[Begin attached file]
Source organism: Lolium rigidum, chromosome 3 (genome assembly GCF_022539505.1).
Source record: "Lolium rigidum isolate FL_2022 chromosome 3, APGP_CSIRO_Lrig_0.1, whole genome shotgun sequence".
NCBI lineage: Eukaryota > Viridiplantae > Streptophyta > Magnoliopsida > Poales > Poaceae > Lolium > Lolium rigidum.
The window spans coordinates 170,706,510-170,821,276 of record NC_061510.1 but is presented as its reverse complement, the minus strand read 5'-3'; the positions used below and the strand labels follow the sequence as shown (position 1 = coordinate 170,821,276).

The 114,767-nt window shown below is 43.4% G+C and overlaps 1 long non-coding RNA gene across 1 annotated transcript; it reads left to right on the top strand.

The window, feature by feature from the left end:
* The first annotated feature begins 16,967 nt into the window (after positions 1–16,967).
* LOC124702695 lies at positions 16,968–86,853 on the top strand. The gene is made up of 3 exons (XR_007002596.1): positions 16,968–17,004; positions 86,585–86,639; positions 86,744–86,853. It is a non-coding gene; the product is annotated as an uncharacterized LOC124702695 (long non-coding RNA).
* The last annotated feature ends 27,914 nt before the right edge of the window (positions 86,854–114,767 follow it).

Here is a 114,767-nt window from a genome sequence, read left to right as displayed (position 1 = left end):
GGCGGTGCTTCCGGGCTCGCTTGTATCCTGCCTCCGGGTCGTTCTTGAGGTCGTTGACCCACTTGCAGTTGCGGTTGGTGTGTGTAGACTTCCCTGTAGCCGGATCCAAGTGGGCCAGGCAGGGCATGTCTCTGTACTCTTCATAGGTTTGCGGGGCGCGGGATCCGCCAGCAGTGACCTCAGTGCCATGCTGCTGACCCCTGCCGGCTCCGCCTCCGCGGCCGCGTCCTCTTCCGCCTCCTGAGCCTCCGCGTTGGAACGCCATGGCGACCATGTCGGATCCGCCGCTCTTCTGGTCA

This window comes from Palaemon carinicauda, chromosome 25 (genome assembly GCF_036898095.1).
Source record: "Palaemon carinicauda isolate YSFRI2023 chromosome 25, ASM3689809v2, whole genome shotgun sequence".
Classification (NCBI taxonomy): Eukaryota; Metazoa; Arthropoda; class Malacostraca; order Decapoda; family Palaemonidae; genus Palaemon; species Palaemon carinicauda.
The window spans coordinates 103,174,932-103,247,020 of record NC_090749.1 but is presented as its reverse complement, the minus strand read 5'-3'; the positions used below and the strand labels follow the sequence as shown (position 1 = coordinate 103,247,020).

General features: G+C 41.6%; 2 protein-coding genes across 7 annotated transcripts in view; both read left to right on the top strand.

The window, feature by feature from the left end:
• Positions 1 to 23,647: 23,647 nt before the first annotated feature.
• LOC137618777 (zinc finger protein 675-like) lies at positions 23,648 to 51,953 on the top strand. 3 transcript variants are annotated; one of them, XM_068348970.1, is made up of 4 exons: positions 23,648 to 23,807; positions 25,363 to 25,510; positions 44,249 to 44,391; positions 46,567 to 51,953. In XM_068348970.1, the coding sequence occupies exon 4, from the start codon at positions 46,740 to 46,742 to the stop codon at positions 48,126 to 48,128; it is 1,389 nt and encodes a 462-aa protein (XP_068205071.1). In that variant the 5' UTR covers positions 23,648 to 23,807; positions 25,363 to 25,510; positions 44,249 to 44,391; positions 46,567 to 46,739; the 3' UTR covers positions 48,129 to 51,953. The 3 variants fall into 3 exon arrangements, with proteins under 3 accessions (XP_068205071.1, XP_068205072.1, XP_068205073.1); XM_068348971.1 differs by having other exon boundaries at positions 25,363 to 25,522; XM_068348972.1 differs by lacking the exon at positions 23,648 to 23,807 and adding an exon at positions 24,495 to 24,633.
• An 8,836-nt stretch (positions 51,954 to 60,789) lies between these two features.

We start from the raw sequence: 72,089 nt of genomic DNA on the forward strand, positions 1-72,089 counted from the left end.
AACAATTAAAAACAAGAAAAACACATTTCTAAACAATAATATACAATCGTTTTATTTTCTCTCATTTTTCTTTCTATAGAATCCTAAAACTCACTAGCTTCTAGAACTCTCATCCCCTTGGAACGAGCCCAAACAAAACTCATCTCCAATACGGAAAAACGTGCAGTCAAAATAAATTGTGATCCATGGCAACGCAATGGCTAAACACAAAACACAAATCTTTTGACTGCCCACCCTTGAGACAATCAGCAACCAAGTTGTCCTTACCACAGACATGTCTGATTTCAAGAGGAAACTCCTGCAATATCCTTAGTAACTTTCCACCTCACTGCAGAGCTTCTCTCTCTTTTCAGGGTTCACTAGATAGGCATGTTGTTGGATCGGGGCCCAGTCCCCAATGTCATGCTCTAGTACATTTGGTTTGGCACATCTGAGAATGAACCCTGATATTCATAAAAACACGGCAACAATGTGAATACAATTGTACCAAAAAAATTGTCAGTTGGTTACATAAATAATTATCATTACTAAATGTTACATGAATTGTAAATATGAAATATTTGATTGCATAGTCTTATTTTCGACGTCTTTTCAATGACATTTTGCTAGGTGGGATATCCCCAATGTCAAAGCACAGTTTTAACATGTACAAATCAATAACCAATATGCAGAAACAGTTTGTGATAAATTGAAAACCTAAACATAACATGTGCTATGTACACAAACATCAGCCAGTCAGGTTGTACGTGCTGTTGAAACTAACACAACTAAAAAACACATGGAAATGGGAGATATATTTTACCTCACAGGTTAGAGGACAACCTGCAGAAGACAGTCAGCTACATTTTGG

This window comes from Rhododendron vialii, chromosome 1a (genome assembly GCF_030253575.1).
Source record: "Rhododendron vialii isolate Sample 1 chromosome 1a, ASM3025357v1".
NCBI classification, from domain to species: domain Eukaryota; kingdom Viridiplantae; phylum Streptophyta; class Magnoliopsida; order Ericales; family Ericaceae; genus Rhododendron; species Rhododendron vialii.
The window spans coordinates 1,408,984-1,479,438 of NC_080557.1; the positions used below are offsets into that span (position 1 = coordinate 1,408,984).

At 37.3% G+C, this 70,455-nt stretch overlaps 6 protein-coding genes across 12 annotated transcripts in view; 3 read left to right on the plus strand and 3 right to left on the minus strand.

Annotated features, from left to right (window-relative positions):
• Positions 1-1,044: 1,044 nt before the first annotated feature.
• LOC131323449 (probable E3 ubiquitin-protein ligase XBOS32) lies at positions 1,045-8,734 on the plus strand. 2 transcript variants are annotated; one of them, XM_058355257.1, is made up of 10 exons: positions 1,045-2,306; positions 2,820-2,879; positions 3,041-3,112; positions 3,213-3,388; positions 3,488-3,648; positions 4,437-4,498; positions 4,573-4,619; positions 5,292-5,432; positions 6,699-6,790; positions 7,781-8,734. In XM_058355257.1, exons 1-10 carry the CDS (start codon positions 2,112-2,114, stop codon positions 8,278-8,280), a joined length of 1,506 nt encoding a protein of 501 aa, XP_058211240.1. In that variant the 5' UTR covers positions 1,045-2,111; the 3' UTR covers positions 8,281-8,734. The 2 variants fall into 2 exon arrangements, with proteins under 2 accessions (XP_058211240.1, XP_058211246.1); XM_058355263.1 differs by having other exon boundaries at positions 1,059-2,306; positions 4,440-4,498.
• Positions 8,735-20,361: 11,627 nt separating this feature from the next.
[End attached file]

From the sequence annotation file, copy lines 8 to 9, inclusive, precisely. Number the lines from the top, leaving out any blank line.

* LOC124702695 lies at positions 16,968–86,853 on the top strand. The gene is made up of 3 exons (XR_007002596.1): positions 16,968–17,004; positions 86,585–86,639; positions 86,744–86,853. It is a non-coding gene; the product is annotated as an uncharacterized LOC124702695 (long non-coding RNA).
* The last annotated feature ends 27,914 nt before the right edge of the window (positions 86,854–114,767 follow it).